representative (better yet, become the representative!). Remember, action is the only way 
to bring about positive change. 




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Appendix C: 

Congressional Contact Information 



Politicians to Contact 



You can contact your legislators about environmental and health problems in your 
school. Below are your federal legislators, though you can contact state and city officials 

as well. 

Senator Daniel P. Moynihan 



Washington office 

464 Russell Senate Office Building 

Washington, D.C., 20510 

202-224-4451 

senatorfa),dpm. senate. eov 


District office 

405 Lexington Avenue, #4101, 
New York, NY, 10174 
212-661-5150 


Senator Charles Schumer 

Washington office 

229 Dirksen Senate Office Building 

Washington, D.C., 20510 

202-224-6542 

Web site 

httD://www.senate.eov/~schumer/ 


District office 

26 Federal Plaza, Suite 31-100 
New York, NY, 10278 
212-486-4430 


Rep. Michael Forbes 

First Congressional District 

Washington office 

416 Cannon House Office Building 

Washington, D.C., 20515 

202-225-3826 


District office 

1500 William Floyd Pkwy., #303, 
Shirley, NY, 11967 
516-345-9000 


Rep. Rick A. Lazio 

Second Congressional District 

Washington office 

2444 Rayburn House Office Building 

Washington, D.C., 20515 

202-225-3335 

lazio(2).hr.house.eov 


District office 
126 W. Main Street, 
Babylon, NY, 11702 
516-893-9010 


Rep. Peter T. King 

Third Congressional District 
Washington office 
403 Cannon House Office Building 
Washington, D.C., 20515 


District office 
1003 Park Blvd., 

Massapequa Park, NY, 11762 



516-541-4225 



202-225-7896 

peter.king@mail.house.gov 



Rep. Carolyn McCarthy 
Fourth Congressional District 
Washington office 

1725 Longworth House Office Building 
Washington, D.C., 20515 
202-225-5516 5 



District office 
1 Fulton Avenue, 
Hampstead, NY, 11550 
516-489-7066 



Rep. Gary L. Ackerman 

Fifth Congressional District 

Washington office 

2243 Rayburn House Office Building 

Washington, D.C., 20515 

202-225-2601 



District office 
218-14 Northern Blvd., 
Bayside, NY, 11361 
718-423-2154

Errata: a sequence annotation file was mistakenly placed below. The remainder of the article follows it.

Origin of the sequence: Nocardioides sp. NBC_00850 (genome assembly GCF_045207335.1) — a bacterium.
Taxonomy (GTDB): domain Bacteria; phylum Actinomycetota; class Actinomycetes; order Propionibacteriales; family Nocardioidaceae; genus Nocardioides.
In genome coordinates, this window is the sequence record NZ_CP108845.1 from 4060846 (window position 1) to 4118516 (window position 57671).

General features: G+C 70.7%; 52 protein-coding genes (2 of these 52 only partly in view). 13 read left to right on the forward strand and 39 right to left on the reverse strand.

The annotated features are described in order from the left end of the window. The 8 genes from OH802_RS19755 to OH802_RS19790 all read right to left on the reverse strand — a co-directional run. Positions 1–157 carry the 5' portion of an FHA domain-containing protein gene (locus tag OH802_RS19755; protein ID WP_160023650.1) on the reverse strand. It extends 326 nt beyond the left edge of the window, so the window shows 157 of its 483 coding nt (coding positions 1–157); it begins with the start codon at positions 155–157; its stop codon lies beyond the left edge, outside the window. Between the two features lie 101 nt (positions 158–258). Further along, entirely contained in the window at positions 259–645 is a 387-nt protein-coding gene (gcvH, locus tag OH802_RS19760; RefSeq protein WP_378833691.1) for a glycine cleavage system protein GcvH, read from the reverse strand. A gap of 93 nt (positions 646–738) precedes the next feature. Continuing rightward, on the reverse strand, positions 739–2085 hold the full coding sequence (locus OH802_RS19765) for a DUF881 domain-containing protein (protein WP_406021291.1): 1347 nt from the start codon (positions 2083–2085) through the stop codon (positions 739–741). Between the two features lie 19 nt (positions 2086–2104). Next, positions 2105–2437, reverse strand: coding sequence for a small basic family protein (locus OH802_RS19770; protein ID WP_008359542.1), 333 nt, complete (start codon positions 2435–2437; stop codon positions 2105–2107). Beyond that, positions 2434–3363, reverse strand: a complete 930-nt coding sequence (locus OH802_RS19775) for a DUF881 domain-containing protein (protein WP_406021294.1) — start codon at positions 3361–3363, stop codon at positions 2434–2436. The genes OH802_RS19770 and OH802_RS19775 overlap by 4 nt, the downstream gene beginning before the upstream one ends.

Rep. Gregory Meeks 
Sixth Congressional District 
Washington office 

1035 Longworth House Office Building 
Washington, D.C., 20515 
202-225-3461 



District office 
196-06 Linden Blvd., 
St. Albans, NY, 11412 
718-849-5600 



Rep. Joseph Crowley 
Seventh Congressional District 
Washington office 

1517 Longworth House Office Building 
Washington, D.C., 20515 
202-225-3965 

http://www.house.gov/writerep/ 



District office 

82-1 1 37th Avenue, Suite 607 
Jackson Heights, NY, 1 1372 
718-779-1400 



Rep. Jerrold Nadler 

Eighth Congressional District 

Washington office 

2448 Rayburn House Office Building 

Washington, D.C., 20515 

202-225-5635 

nita.lowev@mail.house 



District office 
1841 Broadway, No. 800, 
New York, NY, 10023 
212-489-3530 



Rep. Anthony Weiner 
Ninth Congressional District 




39 



36 



Washington office District office 

501 Cannon House Office Building • ' / '* 1901 Emfhons Avenue, 

Washington, D.C., 20515 Brooklyn, NY, 1 1235 

202-225-6616 718-332-9001 

http://wmv.house.gov/writerep/ 



Rep. Edolphus Towns 

Tenth Congressional District 

Washington office 

2232 Rayburn House Office Building 

Washington, D.C., 20515 

202-225-5936 

khalil.munir@mail.house.gov 



District office 

545 Broadway, No. 200, 
Brooklyn, NY, 11206 
718-387-8696 



Rep. Major R. Owens 

Eleventh Congressional District 

Washington office 

2305 Rayburn House Office Building 

Washington, D.C., 20515 

202-225-6231 

iacqueline.ellis@mail.house.gov